Ghana's ICT-Related Challenges

-  According to a 2014 report by the African Development Bank, "...poor technological capability remains one of the

major constraints to Africa's efforts to achieve sustainable development

-  Countries are faced with an unprecedented challenge of updating education systems built for another era


-  Ghana has a greater, current shortage of advanced digital skills, and jobs, which will require more immediate and

advanced skills, than those in (other parts of) Sub-Saharan Africa, because Ghana's economy has progressed at a

faster pace than those in the rest of the region


-  According to Maxwell Peprah Opoku, a respected university scholar with Ashanti origins, 96.1% of students in Ghana's Ashanti Region, the most heavily populated of the nation's 16 regions, do not have access to labs for practical training in ICT. Additionally, most students do not have sufficient access to books, computers and the Internet.

-  In Ghana's rural communities, major causes for the lack of ICT access were the lack of Internet access and

electricity. Sixty five percent of students found it difficult to understand such courses because they didn’t have the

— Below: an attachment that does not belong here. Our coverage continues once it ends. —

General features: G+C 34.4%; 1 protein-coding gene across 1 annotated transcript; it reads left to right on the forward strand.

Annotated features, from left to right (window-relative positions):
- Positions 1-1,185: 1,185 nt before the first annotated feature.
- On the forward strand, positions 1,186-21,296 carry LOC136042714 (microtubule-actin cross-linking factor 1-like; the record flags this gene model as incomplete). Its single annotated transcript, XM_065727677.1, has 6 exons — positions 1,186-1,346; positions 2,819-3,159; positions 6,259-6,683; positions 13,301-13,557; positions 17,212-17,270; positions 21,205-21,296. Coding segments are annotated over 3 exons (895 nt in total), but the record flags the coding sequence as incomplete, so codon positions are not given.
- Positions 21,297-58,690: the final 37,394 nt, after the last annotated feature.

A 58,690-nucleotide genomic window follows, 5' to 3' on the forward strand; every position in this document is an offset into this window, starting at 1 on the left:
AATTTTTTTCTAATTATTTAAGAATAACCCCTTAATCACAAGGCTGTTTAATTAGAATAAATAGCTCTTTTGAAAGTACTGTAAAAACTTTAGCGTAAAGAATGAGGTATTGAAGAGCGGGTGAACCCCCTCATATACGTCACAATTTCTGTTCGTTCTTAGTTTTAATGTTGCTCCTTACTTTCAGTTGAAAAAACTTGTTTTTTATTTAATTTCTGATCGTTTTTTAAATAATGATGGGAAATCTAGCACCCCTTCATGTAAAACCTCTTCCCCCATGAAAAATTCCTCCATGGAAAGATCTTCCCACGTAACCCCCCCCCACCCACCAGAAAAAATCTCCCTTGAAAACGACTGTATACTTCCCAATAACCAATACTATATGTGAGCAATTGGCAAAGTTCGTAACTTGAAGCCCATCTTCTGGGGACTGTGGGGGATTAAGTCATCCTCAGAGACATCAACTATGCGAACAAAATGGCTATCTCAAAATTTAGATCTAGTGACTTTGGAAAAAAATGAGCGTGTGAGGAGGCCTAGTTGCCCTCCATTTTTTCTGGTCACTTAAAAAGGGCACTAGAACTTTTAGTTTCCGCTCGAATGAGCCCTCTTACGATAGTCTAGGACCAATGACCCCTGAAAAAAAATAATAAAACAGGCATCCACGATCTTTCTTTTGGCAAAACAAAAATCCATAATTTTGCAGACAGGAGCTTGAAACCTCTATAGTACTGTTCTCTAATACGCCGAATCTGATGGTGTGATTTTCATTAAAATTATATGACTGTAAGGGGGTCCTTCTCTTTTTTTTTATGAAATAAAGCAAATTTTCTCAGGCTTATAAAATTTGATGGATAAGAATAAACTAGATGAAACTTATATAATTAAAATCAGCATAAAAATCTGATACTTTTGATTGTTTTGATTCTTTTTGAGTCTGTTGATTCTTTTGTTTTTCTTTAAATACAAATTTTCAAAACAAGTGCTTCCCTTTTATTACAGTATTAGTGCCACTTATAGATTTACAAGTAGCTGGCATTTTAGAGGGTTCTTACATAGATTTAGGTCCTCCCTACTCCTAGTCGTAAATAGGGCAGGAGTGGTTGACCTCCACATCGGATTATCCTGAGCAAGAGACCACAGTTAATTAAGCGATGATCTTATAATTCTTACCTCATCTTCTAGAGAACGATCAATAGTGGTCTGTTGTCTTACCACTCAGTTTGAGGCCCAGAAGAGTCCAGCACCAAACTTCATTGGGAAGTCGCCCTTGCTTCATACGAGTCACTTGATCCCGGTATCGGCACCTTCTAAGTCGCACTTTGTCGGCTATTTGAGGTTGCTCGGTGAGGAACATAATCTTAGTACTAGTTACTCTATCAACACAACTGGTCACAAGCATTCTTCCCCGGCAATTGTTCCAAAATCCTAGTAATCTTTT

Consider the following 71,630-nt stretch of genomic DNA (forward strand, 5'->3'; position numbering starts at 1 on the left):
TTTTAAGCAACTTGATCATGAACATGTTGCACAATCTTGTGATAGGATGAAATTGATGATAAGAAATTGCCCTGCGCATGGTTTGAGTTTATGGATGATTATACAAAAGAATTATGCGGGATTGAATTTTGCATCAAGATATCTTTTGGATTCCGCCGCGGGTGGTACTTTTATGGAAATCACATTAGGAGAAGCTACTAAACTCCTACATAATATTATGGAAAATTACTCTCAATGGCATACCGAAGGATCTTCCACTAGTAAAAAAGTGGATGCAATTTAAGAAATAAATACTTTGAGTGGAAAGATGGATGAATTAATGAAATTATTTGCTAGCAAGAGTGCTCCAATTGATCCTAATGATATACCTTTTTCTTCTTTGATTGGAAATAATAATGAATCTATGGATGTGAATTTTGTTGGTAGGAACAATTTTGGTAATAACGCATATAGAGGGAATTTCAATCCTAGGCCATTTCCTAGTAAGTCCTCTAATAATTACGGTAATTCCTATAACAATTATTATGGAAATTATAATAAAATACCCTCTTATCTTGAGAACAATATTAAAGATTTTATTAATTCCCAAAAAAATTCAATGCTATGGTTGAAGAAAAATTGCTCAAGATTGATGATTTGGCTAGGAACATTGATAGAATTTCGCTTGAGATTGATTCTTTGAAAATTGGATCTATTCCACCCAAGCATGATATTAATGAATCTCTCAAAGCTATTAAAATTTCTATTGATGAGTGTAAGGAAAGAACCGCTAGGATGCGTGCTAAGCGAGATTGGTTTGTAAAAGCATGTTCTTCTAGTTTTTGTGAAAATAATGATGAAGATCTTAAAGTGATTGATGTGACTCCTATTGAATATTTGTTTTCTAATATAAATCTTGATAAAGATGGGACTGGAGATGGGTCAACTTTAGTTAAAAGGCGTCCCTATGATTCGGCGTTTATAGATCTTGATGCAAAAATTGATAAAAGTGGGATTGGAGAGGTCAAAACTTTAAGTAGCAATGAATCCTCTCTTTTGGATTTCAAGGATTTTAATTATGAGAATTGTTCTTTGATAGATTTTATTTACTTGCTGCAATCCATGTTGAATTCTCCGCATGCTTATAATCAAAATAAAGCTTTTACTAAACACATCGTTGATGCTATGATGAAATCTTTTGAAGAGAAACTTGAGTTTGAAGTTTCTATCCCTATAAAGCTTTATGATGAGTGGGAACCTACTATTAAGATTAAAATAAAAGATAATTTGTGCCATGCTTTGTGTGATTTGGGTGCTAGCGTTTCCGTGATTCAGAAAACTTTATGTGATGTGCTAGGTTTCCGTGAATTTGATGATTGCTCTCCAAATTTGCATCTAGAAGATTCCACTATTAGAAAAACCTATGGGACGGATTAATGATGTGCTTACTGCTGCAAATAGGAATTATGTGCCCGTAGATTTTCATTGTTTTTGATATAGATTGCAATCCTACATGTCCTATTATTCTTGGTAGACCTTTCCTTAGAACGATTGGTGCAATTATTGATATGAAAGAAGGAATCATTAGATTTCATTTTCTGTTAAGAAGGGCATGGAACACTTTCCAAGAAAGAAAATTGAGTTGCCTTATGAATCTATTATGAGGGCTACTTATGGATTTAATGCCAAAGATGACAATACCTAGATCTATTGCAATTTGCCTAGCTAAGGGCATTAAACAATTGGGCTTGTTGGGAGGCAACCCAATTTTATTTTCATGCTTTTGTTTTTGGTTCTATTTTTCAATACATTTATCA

practical knowledge of technology.


-  According to The Economist's African editor, Jonathan Rosenthal, the full benefits of technology for young people in

Ghana will only be achieved once basics like power supplies and communications are widely available.


“…poor technological capability remains one of the major constraints to Africa’s efforts to achieve sustainable

development.” ~ African Development Bank, 11/1/14


“…the emergence of the need for ICT education is part of a major shift in reshaping the skills people will need to

access markets, operate factories, or run their own businesses.”


“…countries are faced with an unprecedented challenge of updating education systems built for another era.”


“…foundational skills taught in school must include basic digital skills at a minimum. Digital skills are now considered

as essential for the future work as reading and writing.”


“There is a gap between what skills(educational systems) offer versus what economies need. Globally, 85 percent of

countries include computer skills in their curriculums for upper secondary school. But some regions lag, with Sub-

Saharan Africa at only 50 percent, and much lower in earlier years of school.”


“Sub-Saharan Africa now has 22% Internet penetration as compared to 55% of the world’s population.”


According to Aseshi University/Tech University, “If we are serious about ICT, every school needs to be connected to the Internet, with computer labs accessible to students, teachers and administrators. We need to teach kids early on about programing, and how to use and create technology. We need to teach coding.”

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